In 1807 Stevenson hired 60 men, including a blacksmith so that the pick axes used to cut the foundations could be re-sharpened on site. Stevenson did not want to use black powder as it might have damaged the rock on which the lighthouse was to stand. They initially set sail on 17 August 1807, to be away for two months. Much to their displeasure, Stevenson requested, in order for the lighthouse to be completed in time and on budget, that they work on the Sabbath. Despite Stevenson's insistence that they were doing the Lord's work, most of the men refused on the grounds that such an action would be ill received by God. In the end the project came in 50% above the original £42,000 ( 2009: £2,740,000) budget. For 20 hours of each day, while the rock was covered by up to 12 feet (3.7 m) of water, the men lived on a ship moored 1 mile (2 km) off the rock. The first task was to build a beacon house on tall wooden struts, so the men would have a place to stay on the island, instead of the time-consuming row to and from the ship each day and after an incident whereby one of the boats came adrift. The beacon house had places for 15 men. The foundations and beacon legs were raised during the first season. During the winter, stonemasons cut rocks for the lighthouse out of Aberdeen granite. During the spring of 1808, work resumed. The beacon house barracks was completed and the first three courses of stone were laid. In the whole of the second season, there were only 80 hours of building work completed on the rock. During this time, before the barracks were completed, a young worker was knocked unconscious by a buoy ring and drowned. The boy was the prime breadwinner for the family; so Stevenson offered the now-vacant position to Alexander Scott, the younger brother of the drowned worker, who accepted. In September 1808 John Bonnyman, a stonemason, had to have a finger amputated following an accident with the beam crane on the Rock; as recompense for this mishap he was later appointed one of the first lighthouse keepers. The beacon house withstood a heavy storm, and due to this, the men agreed to work on the Sabbath. Although they did not have faith in Stevenson initially, his design redeemed their faith. Stevenson was frustrated by a visit from Rennie, in 1809, whom he saw as interfering with his work. As a strategy to ward off further visits, he wrote Rennie a total of 82 letters, asking detailed questions about a large range of construction issues (including what type of window putty and locks to use). Rennie replied in detail to every letter, but Stevenson largely ignored the replies. In June 1809 one of the principal builders, Michael Wishart, was caught beneath a crane when it collapsed, and his feet were severely injured, preventing him from working further on the project. He asked Stevenson if he could be appointed lighthouse keeper and he ultimately took up a position as assistant keeper in 1811. Work stopped on 22 August 1809 with a large part of the tower completed. In January 1810, Stevenson's twins died of whooping cough, and two weeks later his youngest daughter Janet also died of this disease. Rennie wrote Stevenson a consoling letter. During this final period of construction the lighthouse became something of a tourist attraction. Many people were anxious to see the completion of the tallest off-shore lighthouse in the world. In this final season, while the men were staying in the beacon house, a 7 hour storm struck. Worker Charles Henderson was lost, and his body was never found. Work was finally completed, with a total of about 2500 granite stones used during the construction. All stones were carried by one horse, named Bassey.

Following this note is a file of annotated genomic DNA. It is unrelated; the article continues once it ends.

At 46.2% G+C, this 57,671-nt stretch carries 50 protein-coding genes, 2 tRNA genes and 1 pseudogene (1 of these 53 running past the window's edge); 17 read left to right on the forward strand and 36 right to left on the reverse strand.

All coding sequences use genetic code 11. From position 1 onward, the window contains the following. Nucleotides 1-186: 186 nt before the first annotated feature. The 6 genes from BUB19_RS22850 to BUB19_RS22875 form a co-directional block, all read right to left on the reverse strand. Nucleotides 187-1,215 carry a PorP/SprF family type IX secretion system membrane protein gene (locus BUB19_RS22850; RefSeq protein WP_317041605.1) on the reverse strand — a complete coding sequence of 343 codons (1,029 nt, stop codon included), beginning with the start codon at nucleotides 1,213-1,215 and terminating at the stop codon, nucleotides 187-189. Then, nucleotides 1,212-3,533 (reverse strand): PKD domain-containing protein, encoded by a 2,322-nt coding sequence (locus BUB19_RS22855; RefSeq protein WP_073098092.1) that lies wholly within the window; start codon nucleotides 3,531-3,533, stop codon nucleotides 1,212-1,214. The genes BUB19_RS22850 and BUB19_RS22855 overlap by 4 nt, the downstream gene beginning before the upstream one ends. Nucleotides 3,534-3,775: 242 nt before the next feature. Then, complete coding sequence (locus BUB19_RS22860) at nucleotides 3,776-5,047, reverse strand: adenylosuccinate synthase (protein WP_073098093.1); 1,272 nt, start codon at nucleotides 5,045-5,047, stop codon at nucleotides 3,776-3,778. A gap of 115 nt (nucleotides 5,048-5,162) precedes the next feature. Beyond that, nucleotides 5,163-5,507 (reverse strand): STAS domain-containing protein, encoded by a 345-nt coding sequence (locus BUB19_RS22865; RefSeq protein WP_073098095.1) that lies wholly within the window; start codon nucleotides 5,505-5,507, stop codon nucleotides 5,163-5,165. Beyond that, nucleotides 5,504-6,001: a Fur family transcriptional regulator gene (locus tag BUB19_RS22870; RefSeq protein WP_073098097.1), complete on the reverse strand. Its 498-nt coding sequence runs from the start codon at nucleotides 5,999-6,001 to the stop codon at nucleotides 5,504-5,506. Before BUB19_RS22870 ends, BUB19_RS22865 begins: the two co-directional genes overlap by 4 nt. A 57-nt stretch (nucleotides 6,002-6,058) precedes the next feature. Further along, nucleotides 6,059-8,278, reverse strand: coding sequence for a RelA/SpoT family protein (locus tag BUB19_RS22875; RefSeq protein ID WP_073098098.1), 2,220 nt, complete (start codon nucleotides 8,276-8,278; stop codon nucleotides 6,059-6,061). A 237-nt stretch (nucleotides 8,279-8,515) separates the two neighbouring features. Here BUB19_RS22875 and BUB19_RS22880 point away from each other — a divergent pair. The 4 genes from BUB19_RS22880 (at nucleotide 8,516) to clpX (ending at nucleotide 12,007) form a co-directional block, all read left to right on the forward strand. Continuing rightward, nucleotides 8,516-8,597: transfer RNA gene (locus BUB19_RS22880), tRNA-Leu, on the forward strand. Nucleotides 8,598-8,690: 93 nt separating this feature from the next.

1955 Helicopter accident
On 15 December 1955, a RAF Helicopter crashed into the lighthouse while making a delivery to the lighthouse keepers. The lighthouse was damaged, including the loss of its light, but its keepers remained uninjured. In spite of a rescue attempt, all occupants of the helicopter were killed. Due to bad weather, the lighthouse could not be repaired until after 20 December, when conditions permitted delivery of supplies.

In culture
Scottish musician Alastair McDonald re-worded a traditional song called The Mermaid's Tale, and set the scene on Bell Rock. The first verse goes: My father was the keeper of the Bell Rock Light And he married a mermaid one dark night And from this union there came three A codling and a kipper and the other was me On David Arkenstone's album Myths and Legends, one of the tracks is titled "The Legend of Bell Rock"